Program on Church, State, and Society hosts John Inazu, author of “Learning to Disagree” for Book Talk

Author: Sarah Doerr

Professor John Inazu and ND Law Professor John Inazu
Professor John Inazu and ND Law Professor Rick Garnett

Notre Dame Law School’s Program on Church, State, and Society recently hosted a discussion between its founding director, Professor Richard Garnett, and his longtime friend and colleague Professor John Inazu to discuss Inazu’s book, "Learning to Disagree: The Surprising Path to Navigating Differences with Empathy and Respect."

Inazu is the Sally D. Danforth Distinguished Professor of Law and Religion at Washington University’s School of Law, where he teaches criminal law, law and religion, and various First Amendment courses. He focuses his scholarship primarily on First Amendment freedoms of speech, assembly, and religion, and the surrounding legal and political theory, and writes and speaks frequently about these and other issues.

In “Learning to Disagree,” Inazu defines what it means to engage in respectful and productive disagreements, and how to not compromise one’s convictions in the process. Through his book, he emphasizes the importance of engaging in honest and even empathetic ways with those whose viewpoints may be at odds with one’s own in an effort to live more joyfully in a complex society.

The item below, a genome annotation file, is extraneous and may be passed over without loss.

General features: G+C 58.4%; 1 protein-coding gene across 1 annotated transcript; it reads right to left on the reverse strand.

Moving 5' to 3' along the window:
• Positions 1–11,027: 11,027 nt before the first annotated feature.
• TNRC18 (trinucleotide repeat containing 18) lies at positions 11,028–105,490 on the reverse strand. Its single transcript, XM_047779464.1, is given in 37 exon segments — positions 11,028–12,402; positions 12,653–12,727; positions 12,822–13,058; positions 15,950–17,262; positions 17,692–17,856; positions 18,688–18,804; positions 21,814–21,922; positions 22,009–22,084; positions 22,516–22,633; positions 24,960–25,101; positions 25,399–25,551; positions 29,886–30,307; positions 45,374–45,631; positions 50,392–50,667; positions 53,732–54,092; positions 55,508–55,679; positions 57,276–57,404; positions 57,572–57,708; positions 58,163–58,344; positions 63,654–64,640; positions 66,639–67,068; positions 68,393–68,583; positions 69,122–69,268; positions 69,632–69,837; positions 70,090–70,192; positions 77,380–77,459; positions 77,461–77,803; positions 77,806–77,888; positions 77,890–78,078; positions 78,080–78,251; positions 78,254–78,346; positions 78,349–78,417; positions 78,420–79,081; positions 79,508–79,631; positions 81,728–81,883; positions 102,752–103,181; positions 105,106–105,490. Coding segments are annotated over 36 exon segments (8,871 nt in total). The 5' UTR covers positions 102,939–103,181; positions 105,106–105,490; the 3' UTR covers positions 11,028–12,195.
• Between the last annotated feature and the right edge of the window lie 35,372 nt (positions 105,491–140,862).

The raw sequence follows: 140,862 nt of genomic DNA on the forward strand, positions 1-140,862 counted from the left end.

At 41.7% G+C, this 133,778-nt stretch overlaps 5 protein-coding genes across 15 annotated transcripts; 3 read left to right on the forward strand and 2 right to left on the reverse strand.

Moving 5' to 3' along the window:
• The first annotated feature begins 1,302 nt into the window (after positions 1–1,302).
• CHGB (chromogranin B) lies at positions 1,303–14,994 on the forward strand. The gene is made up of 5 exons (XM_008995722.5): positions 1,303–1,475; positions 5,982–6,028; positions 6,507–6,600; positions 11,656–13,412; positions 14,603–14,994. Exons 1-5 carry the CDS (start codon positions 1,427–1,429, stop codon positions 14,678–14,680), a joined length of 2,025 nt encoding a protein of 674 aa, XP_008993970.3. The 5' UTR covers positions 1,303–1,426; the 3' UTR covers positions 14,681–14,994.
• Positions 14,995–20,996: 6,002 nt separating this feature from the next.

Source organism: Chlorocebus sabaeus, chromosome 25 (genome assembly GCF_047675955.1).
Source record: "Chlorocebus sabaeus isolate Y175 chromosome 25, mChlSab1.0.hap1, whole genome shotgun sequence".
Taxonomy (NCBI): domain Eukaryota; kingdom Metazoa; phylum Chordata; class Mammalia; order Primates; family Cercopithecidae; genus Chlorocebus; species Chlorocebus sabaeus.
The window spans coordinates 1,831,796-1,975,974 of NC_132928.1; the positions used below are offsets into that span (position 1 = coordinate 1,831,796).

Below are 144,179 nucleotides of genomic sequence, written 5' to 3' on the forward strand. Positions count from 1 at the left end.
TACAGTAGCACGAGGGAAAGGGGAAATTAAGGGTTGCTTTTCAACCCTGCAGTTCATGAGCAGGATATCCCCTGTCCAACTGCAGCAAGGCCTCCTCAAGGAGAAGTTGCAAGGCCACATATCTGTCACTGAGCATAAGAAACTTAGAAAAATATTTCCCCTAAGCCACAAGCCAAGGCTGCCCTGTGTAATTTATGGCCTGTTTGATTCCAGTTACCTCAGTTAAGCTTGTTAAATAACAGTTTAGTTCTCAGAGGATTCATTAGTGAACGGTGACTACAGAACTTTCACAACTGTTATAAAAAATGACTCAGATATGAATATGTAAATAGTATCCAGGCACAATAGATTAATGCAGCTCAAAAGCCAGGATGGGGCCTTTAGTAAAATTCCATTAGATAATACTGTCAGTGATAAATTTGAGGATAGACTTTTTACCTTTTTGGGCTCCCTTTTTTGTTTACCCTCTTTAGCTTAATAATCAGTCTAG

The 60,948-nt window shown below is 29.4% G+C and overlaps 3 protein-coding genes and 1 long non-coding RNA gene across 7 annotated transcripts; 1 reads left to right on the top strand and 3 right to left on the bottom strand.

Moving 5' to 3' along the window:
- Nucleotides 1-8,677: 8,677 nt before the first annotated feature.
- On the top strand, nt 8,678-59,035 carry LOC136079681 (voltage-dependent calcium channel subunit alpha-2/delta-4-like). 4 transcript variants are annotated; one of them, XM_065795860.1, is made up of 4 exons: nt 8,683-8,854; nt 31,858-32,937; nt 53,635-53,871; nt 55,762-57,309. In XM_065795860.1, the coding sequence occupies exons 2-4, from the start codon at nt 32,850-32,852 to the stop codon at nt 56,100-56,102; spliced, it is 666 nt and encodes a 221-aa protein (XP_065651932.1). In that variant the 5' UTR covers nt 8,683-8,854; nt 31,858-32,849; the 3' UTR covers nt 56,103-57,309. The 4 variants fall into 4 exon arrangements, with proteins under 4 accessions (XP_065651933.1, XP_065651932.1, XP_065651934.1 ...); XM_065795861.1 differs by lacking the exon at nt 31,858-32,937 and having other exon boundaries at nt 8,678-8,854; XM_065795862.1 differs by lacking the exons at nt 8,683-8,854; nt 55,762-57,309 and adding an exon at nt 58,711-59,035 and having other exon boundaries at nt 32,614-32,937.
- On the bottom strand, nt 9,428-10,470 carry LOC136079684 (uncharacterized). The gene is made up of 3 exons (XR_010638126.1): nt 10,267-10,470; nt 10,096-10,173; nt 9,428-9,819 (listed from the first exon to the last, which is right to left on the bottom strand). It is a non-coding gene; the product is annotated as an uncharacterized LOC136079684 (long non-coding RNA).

“I started this book in the middle of Covid when everyone was sort of isolated and alone and shouting at each other across the internet, and I thought, ‘We have to figure out better tools of re-engaging and figuring out how to have arguments and hard conversations,’” said Inazu. “It occurred to me that even though most people think of lawyers as those stubborn people who argue a lot, good lawyers actually know that you have to be really good at understanding the other side in the best possible light. Even if only for pragmatic reasons and to make your own side better, doing the work to understand the other side's argument is actually a work of empathy.”

Inazu has written three books and published opinion pieces in the Washington Post, Atlantic, Chicago Tribune, LA Times, USA Today, Newsweek, and CNN.

Watch a video of the discussion here.